Nevertheless, They Persisted: Female Representation in Modern Musical Theatre

Amanda Thomas

The past six months have left me, as well as much of America, confused and struggling to find their footing. I know I’m not alone when I say that, as a young woman in her 20s, the climate of our country threw me for a loop. My place of refuge and solace became Broadway and what cemented that was the Public Theatre’s production of “Joan of Arc: Into the Fire”.

Now, my college friends know how obsessed I am with this musical (David Byrne—where is the cast album???) but not many out there may realize how impactful this show was for a variety of reasons and how it has, in my perspective, added to the transformation of modern musical theatre.

Joan of Arc is a story many people know; girl cuts her hair and sheds traditional femininity to lead French army, girl is accused of witchcraft and blasphemy, girl is burned at the stake, girl is canonized. And for some people, the story ends there. But the production at the Public shook me to my core and really got me thinking.

Jo Lampert’s Joan was not the traditional Joan of Arc we see in church depictions. Her Joan was androgynous with shaved sides and wearing clothes that hid physical features attributed to females. One lyric had her declaring, “This woman shape I now renounce” and another had her proclaim, “I’m not a boy and I’m not a girl”. To me, this was completely modern and new. A female heroine renouncing traditional feminine roles, of which she is later rebuked for not following, shook me to the core in the best of ways. This was a new kind of leading lady. A leading lady for those who maybe didn’t fully identify with traditional ingénues. This was a young woman who embraced the masculine side of herself and was flawed in her decision making but still fought for what she thought was right and just.

So many of the shows in the recent years have been experimenting with this type of woman. The woman who, for lack of a better term, doesn’t fit the mold. Lampert’s Joan pushes gender binary which is a concept that modern theatre writers are experimenting with more and more to many of my generation’s delight. Women who don’t blindly follow society’s rules set in front of them are coming to the forefront and embracing all of the flaws that come with their decisions.

Of course, Shakespeare productions allow for this experimentation and exploration as Shakespeare himself played with gender norms of the time by having many of his female characters take on the guise of men. In “Cymbeline”, Imogen takes on the guise of a man for protection and finds her strength in assisting the Roman commander then on taking lawful justice out on the men who tried to manipulate her existence because she is a woman. The same can be said of the women of “Natasha, Pierre, and the Great Comet of 1812”. Most notably, Natasha is an example of a woman manipulated because of her innocence and she is ruined by both men and women. But through all this we see her regain her integrity and her struggle against a society who shapes her and tears her down. It’s empowering to see a woman “destroyed” start to find her redemption.Natasha’s innocence and desire to express herself is a reflection of many of the theatregoers in the audience at every show, just as Joan is reflected in audiences both female identifying and not.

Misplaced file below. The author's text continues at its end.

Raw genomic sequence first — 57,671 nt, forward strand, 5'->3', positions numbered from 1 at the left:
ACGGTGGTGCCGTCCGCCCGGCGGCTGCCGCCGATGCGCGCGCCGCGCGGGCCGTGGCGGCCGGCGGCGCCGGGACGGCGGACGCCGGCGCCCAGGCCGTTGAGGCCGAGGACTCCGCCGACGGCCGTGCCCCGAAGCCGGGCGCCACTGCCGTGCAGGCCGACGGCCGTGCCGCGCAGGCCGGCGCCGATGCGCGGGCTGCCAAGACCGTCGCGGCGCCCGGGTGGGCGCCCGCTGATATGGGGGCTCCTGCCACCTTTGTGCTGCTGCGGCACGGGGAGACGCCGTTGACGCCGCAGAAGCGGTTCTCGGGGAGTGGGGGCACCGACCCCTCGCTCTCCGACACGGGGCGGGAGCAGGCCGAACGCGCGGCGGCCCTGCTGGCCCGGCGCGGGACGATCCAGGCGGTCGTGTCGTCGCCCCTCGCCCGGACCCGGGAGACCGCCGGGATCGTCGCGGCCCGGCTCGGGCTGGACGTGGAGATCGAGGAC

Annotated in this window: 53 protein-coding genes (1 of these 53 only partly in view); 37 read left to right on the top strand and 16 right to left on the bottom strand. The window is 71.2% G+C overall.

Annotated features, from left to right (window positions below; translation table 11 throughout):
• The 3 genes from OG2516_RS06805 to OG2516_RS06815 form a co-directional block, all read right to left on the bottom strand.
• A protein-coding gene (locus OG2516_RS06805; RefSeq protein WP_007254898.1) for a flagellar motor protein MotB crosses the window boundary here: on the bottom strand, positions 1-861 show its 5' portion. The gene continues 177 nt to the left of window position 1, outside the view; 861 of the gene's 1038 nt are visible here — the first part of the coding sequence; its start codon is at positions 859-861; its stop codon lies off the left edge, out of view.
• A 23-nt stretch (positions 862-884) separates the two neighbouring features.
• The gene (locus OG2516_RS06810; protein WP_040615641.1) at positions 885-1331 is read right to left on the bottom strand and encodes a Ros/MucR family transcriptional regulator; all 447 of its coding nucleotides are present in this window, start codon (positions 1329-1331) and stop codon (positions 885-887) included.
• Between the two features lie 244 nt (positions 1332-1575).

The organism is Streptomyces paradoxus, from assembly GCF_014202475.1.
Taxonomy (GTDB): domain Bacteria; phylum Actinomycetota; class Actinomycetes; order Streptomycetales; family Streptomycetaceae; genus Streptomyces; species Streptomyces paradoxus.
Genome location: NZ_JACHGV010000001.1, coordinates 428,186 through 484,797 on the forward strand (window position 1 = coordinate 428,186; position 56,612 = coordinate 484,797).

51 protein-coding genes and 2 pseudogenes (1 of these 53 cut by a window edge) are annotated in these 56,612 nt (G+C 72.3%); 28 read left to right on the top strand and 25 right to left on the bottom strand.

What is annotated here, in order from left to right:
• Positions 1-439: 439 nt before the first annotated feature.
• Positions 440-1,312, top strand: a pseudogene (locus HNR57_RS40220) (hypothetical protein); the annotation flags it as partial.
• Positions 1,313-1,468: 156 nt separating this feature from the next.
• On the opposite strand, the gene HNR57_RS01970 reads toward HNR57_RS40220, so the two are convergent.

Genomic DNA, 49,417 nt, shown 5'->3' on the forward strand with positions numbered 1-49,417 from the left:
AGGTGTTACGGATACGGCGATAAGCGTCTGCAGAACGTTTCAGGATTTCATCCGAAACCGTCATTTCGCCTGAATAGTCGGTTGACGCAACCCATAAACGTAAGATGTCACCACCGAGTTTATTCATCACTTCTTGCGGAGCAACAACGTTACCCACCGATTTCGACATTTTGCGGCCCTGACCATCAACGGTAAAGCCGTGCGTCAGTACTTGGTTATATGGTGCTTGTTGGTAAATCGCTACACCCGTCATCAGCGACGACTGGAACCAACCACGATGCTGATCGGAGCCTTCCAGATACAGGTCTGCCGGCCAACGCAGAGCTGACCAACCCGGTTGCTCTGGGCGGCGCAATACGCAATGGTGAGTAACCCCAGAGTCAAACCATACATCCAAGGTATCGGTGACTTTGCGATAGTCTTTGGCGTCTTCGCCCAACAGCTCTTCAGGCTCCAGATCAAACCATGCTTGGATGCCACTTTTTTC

What else is prevalent in these characters is the desire to persist and carry on no matter what comes their way. Whether it is social shame or even death, they inspire us to carry on. The same can be said of the countless other female characters on and off-Broadway. No matter the hardships they encounter, they persist. They are the inspiring woman that I and so many other women can identify with each time we go to experience a new story. None of them are weak yet they are all struggling to find something. Whether shunning traditional gender binary or embracing it, it is vital to see this diverse range of women onstage. And I’m hopeful that in our evolving age of modern musical theatre we keep seeing women who both challenge and embrace the roles women are traditionally seen in to give representation and importance to the stories of millions of women in America and throughout the world.


Amanda Thomas is a Connecticut native who is currently attending a University in New Jersey for Theatre Arts with a concentration in Musical Theatre. You can follow her on Twitter at @AmandaThomas_ as she navigates life, theatre, and the pursuit of petting every dog she sees.